However, he is not the only one who is playing a double game, as he soon discovers when invited onto a hunt for the most dangerous game of all. Kzinti consider outright lying to be dishonorable in the extreme, just cause for a duel to the death. However, kzinti draw a distinction between lying and subterfuge, and consider it good practice in subtlety and alertness to arrange half-truths in such a way as to appear to be saying what one is not. And this hunt is most definitely not what it seems, something that Ginger's Wunderkzin background equips him to detect while the kzinti against whom treachery is in fact being dealth are quite utterly oblivious to their own victimization by one of their own number.

At the same time he is seeing a rapidly growing body of evidence that the humans on this world are not all escaped slaves who were originally taken from Wunderland or other human worlds occupied by the kzin. No, some of them were already there when the kzinti first settled the world. When convergent evolution is discarded as a possible explanation and their DNA proves to be human to the nines, Ginger and his human partner know that their mission has suddenly expanded from buying a few slaves and taking them home.

Only how to pull off such a massive spacelift? Here the authors show the true heights of their ingenuity, complete with some truly hilarious sf-nal in-jokes for the alert. But it's not all fun and games -- there are some truly poignant moments of self-sacrifice as well.

After that epic adventure, Hal Colebatch's solo effort "The Trooper and the Triangle" seems almost like a literary "perfect little gem of despair," except set in the Known Space universe rather than the consensus reality of literary fiction. There is no happy ending, save that in how we treat the dead we show our regard for them.

Thankfully the next story, "String," another collaboration between Colebatch and Harrington, is a much more upbeat story. In fact, it's downright humorous, especially for anyone who's ever shared their life with a cat. It's another story of Richard and Gay Guthlac, who've appeared before in stories of joint human-kzin explorations of Slaver stasis boxes. However, this one is full of artifacts that seem to date not from the Slavers, but from the Pak -- although if the theory Harrington put forth in his stories in the previous volume of this anthology series are to be taken seriously, the Pak may well in fact date to the era of the Thrintun and be yet another Tnuctipun weapon. Certainly the biologicals in one compartment look an awfully lot like Pak tree-of-life -- which means it's far better for the kzin Slaverexpert, who is immune to its effects, to be handling it.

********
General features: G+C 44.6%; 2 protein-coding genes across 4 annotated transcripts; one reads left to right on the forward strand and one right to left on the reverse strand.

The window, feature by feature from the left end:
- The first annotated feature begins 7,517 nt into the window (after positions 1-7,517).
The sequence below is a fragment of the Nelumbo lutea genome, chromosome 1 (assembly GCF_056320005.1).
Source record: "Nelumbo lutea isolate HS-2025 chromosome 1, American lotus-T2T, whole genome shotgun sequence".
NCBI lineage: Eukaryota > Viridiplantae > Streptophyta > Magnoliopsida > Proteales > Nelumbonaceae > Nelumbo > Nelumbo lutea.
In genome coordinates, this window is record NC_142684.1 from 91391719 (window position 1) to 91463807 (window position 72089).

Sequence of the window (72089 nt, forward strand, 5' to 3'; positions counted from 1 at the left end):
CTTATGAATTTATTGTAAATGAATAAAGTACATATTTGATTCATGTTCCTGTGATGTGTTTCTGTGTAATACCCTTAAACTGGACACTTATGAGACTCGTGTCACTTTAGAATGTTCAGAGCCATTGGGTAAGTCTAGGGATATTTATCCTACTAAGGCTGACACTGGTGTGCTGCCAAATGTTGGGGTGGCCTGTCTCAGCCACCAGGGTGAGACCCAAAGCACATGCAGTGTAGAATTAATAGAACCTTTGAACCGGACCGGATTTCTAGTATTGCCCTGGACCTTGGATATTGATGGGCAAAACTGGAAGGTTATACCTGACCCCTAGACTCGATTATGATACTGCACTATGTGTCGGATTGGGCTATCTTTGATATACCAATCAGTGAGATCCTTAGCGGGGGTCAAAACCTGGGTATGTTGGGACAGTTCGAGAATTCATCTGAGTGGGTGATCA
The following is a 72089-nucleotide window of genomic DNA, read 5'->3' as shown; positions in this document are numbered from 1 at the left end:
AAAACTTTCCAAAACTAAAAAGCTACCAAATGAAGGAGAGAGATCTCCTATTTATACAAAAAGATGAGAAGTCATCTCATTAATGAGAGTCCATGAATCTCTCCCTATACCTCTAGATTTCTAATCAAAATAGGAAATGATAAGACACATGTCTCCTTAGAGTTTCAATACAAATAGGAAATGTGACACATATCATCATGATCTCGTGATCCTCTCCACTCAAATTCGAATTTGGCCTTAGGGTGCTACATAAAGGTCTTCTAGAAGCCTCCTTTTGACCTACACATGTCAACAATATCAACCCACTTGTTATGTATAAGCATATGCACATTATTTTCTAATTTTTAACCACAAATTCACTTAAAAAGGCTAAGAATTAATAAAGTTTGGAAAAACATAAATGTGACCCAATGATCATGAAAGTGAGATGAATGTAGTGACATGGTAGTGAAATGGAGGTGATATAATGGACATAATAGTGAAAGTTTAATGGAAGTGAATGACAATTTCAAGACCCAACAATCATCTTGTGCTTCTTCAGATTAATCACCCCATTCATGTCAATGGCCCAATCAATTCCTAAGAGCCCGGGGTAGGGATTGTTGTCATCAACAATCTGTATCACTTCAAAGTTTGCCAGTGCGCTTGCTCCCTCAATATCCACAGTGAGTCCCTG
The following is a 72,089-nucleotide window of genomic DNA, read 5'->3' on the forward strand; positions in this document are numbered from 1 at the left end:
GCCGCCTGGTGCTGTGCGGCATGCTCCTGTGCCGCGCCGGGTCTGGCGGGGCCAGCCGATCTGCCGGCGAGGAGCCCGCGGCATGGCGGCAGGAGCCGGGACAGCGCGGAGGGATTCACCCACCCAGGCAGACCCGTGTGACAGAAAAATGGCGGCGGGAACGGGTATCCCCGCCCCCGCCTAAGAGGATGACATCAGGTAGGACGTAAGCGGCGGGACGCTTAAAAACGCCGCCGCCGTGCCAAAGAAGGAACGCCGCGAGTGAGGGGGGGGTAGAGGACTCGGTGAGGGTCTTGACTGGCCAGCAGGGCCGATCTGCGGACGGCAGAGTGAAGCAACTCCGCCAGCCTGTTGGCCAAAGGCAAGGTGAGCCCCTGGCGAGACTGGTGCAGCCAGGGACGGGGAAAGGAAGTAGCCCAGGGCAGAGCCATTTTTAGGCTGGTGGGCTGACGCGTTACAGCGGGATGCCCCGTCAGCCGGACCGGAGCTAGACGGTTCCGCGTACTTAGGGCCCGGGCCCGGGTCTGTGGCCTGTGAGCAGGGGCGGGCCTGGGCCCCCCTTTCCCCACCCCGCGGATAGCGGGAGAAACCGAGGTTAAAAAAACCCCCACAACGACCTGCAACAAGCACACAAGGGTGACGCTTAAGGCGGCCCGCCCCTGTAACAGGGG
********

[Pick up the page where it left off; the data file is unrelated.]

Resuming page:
Except it's not tree-of-life root, but rubber impregnated with a most interesting minty scent. The authors plant suitable hints for readers not already familiar with cats, in the form of the Guthlacs' reminiscences about a cat of their own -- so everybody should be able to imagine the resultant hilarity when sapient felinoids are exposed to a certain herb. Particularly given the great emphasis upon honor and dignity in kzinti culture, it's going to be a rather embarrassing situation for them.